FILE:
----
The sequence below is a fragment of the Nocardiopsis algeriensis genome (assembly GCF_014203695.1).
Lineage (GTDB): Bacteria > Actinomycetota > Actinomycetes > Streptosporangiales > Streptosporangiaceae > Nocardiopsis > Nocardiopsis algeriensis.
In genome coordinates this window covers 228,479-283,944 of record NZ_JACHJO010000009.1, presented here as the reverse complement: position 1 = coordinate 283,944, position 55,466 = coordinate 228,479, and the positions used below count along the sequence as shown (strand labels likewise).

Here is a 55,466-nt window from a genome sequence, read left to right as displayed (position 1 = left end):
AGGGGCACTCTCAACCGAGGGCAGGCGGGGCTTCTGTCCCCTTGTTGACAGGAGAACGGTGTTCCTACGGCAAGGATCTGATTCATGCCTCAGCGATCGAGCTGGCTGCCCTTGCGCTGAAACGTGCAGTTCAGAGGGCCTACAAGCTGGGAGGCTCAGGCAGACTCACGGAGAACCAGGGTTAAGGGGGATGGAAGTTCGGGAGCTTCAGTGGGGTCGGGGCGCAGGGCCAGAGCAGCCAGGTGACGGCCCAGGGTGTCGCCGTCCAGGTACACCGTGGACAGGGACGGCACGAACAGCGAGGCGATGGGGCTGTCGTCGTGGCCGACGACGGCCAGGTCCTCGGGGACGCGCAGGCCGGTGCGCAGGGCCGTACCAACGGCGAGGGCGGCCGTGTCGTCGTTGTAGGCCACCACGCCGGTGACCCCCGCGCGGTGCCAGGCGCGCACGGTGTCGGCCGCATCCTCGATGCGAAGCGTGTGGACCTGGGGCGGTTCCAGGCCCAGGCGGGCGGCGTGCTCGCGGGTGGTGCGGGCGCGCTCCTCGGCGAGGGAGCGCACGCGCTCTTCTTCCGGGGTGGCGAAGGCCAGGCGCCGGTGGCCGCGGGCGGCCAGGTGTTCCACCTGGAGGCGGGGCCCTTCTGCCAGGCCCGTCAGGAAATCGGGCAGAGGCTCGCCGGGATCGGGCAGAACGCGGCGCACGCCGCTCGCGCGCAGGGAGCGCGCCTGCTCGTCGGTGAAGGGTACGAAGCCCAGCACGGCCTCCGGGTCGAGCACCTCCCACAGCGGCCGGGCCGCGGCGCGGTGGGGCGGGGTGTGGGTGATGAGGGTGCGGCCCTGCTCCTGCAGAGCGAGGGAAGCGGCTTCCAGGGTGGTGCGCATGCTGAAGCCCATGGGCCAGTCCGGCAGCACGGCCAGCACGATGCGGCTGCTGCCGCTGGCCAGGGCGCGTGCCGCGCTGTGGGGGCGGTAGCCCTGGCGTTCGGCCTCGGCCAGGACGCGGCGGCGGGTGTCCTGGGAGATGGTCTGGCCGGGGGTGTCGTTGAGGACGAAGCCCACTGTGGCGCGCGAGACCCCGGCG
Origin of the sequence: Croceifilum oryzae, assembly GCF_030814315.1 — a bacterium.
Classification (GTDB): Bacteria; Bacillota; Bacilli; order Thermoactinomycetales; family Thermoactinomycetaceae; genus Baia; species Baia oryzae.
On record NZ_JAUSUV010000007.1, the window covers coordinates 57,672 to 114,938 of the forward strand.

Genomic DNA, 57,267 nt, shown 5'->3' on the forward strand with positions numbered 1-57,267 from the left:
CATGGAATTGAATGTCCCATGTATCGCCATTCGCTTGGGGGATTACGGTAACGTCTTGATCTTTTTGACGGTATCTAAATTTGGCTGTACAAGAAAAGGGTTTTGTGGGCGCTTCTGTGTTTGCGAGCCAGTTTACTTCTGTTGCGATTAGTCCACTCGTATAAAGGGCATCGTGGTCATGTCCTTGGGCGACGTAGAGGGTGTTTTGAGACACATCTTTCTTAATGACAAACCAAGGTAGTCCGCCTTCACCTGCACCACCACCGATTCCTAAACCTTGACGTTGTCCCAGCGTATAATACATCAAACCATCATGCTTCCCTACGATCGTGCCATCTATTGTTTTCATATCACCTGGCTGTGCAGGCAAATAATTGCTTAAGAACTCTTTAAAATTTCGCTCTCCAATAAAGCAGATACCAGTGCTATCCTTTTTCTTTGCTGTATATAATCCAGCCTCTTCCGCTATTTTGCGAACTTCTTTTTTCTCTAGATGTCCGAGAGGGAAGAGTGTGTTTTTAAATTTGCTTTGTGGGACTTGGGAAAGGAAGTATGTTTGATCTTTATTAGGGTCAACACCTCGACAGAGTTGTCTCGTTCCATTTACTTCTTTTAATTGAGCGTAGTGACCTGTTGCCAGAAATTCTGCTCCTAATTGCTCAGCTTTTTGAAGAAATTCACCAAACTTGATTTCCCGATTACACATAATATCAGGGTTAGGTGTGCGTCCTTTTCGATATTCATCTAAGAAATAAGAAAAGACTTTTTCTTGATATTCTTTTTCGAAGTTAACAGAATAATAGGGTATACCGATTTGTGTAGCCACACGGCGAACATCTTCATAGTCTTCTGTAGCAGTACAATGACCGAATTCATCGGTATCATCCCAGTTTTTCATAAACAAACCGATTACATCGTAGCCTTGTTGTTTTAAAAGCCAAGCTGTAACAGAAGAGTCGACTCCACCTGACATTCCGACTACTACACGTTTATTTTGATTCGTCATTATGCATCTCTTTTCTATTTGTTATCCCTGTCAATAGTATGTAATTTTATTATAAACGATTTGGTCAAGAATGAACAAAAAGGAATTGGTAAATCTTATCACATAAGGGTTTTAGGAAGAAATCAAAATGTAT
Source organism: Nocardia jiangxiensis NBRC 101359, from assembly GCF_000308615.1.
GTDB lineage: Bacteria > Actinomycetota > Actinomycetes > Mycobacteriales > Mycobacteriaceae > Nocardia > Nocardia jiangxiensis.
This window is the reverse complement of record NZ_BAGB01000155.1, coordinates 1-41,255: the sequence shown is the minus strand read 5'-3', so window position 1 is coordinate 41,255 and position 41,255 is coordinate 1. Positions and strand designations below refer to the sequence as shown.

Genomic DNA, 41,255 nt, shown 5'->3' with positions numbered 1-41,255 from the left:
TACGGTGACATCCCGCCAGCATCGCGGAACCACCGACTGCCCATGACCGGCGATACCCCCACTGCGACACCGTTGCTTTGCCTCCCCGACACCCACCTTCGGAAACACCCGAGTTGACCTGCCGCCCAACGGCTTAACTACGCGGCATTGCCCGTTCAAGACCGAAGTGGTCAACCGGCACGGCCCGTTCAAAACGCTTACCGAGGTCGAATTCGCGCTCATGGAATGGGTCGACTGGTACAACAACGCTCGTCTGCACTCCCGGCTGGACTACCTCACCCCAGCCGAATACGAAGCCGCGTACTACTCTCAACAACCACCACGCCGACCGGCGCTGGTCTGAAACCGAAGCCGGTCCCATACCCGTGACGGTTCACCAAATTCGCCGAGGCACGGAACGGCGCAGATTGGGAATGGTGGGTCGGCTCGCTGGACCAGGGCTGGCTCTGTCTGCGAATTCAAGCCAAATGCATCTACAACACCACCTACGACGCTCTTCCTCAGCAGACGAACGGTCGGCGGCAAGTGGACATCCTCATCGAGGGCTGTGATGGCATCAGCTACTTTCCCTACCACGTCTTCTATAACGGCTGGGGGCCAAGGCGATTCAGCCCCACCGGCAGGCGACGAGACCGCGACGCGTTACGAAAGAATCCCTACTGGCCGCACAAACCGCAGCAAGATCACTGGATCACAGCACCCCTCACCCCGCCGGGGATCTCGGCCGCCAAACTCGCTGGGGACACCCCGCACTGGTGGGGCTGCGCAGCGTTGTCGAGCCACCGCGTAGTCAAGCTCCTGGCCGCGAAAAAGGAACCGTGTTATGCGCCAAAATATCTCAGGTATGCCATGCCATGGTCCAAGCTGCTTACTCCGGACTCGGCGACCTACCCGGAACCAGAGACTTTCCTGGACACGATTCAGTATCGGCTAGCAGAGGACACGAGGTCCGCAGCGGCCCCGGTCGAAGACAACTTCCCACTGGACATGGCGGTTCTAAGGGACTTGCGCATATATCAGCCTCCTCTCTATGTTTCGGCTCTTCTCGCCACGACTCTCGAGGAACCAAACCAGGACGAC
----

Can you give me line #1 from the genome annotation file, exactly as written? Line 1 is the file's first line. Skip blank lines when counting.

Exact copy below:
The sequence below is a fragment of the Nocardiopsis algeriensis genome (assembly GCF_014203695.1).